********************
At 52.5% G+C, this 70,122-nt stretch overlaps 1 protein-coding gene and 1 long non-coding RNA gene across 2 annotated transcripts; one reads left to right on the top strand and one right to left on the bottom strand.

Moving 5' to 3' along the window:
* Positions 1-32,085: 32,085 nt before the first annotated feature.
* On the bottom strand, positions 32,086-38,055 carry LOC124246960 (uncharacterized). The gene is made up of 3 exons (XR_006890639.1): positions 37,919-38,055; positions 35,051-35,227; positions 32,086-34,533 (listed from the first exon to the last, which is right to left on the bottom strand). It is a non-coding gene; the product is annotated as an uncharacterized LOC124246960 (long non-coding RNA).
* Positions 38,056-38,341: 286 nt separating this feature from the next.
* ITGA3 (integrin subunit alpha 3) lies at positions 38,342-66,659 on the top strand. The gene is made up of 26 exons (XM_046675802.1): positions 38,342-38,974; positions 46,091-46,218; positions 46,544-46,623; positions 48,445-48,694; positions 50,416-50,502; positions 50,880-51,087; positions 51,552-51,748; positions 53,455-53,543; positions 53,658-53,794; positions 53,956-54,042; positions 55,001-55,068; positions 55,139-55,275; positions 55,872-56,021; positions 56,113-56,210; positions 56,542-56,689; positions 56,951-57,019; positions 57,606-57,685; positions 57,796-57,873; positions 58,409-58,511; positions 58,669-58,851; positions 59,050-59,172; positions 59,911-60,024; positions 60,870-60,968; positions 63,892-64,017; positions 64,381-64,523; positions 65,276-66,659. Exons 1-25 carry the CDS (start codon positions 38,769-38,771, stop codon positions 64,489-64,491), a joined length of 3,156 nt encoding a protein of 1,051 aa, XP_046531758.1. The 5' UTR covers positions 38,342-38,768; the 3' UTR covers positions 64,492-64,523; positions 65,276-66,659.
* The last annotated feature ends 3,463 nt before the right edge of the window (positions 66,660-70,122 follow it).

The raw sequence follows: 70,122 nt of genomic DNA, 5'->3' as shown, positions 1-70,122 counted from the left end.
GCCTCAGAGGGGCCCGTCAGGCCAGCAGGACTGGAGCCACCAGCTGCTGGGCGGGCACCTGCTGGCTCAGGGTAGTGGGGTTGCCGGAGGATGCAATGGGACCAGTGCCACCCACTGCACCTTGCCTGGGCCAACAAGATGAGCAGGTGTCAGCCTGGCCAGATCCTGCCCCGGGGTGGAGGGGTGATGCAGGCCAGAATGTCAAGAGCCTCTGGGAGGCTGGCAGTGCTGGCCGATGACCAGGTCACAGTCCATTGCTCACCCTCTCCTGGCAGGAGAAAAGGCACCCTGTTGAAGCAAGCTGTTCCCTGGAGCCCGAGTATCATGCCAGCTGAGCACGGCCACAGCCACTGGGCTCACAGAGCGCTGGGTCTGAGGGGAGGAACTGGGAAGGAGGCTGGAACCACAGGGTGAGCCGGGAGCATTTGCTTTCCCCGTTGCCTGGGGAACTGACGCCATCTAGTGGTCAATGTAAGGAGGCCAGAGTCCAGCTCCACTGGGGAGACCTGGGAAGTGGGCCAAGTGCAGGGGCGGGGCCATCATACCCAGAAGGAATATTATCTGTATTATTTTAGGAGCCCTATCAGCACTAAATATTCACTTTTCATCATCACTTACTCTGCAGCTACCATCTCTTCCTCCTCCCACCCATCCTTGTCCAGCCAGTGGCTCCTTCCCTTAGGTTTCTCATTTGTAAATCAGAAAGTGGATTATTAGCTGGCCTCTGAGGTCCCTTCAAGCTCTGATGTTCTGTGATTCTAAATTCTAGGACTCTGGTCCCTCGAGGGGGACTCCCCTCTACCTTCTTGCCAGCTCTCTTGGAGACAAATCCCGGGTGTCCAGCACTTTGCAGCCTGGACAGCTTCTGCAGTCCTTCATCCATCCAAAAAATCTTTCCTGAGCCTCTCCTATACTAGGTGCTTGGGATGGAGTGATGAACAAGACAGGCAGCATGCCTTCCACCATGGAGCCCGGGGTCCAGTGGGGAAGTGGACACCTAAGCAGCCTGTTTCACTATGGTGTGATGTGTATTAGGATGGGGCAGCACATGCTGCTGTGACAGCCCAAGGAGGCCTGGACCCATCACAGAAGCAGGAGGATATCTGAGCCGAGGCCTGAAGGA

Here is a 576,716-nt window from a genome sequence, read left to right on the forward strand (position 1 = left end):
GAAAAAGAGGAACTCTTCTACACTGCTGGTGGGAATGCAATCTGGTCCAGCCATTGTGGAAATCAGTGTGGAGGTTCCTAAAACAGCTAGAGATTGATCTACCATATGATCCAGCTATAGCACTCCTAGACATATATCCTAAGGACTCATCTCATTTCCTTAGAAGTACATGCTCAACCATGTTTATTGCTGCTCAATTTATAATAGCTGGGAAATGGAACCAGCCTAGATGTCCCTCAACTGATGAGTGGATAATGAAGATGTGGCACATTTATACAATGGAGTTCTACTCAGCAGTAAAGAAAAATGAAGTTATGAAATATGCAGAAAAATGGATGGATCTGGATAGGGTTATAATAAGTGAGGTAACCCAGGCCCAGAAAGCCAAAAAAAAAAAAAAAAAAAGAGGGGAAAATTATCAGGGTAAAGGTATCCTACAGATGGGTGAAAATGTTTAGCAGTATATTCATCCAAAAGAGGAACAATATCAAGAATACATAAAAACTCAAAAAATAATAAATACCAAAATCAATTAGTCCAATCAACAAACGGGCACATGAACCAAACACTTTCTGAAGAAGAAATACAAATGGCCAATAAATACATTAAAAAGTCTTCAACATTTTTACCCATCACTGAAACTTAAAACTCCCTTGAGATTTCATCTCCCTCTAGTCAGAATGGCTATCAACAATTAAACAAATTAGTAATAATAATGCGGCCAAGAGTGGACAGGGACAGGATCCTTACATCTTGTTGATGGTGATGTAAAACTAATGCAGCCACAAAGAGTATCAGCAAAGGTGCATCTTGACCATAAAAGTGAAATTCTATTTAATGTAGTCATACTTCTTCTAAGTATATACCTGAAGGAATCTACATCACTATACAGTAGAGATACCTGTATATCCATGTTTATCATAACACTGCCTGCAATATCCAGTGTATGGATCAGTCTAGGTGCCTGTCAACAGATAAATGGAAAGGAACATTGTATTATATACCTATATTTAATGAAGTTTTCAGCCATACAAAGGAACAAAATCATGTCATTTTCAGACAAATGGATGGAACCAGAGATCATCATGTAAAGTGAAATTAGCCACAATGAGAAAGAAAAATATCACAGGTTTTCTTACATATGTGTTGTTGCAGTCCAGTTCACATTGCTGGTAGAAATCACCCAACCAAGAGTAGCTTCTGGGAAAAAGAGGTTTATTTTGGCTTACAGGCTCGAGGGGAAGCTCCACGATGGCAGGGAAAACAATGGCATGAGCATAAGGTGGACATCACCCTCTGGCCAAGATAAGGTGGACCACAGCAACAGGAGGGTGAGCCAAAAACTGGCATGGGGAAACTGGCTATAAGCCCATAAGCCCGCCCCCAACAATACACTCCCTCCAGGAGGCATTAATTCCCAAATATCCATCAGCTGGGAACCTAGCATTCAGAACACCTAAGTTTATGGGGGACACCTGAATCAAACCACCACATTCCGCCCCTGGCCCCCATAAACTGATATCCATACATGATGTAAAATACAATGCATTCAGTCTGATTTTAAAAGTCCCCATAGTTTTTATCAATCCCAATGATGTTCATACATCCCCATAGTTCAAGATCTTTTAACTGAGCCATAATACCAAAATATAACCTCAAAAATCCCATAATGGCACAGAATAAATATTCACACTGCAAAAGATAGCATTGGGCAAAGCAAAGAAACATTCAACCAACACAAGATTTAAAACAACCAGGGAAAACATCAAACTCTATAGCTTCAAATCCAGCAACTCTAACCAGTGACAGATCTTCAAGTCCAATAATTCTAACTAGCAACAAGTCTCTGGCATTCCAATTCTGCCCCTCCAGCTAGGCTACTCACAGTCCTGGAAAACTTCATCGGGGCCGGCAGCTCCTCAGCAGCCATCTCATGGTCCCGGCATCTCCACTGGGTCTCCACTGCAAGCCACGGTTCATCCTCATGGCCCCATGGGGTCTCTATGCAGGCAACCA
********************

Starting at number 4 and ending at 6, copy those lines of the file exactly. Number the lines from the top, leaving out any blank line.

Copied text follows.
* On the bottom strand, positions 32,086-38,055 carry LOC124246960 (uncharacterized). The gene is made up of 3 exons (XR_006890639.1): positions 37,919-38,055; positions 35,051-35,227; positions 32,086-34,533 (listed from the first exon to the last, which is right to left on the bottom strand). It is a non-coding gene; the product is annotated as an uncharacterized LOC124246960 (long non-coding RNA).
* Positions 38,056-38,341: 286 nt separating this feature from the next.
* ITGA3 (integrin subunit alpha 3) lies at positions 38,342-66,659 on the top strand. The gene is made up of 26 exons (XM_046675802.1): positions 38,342-38,974; positions 46,091-46,218; positions 46,544-46,623; positions 48,445-48,694; positions 50,416-50,502; positions 50,880-51,087; positions 51,552-51,748; positions 53,455-53,543; positions 53,658-53,794; positions 53,956-54,042; positions 55,001-55,068; positions 55,139-55,275; positions 55,872-56,021; positions 56,113-56,210; positions 56,542-56,689; positions 56,951-57,019; positions 57,606-57,685; positions 57,796-57,873; positions 58,409-58,511; positions 58,669-58,851; positions 59,050-59,172; positions 59,911-60,024; positions 60,870-60,968; positions 63,892-64,017; positions 64,381-64,523; positions 65,276-66,659. Exons 1-25 carry the CDS (start codon positions 38,769-38,771, stop codon positions 64,489-64,491), a joined length of 3,156 nt encoding a protein of 1,051 aa, XP_046531758.1. The 5' UTR covers positions 38,342-38,768; the 3' UTR covers positions 64,492-64,523; positions 65,276-66,659.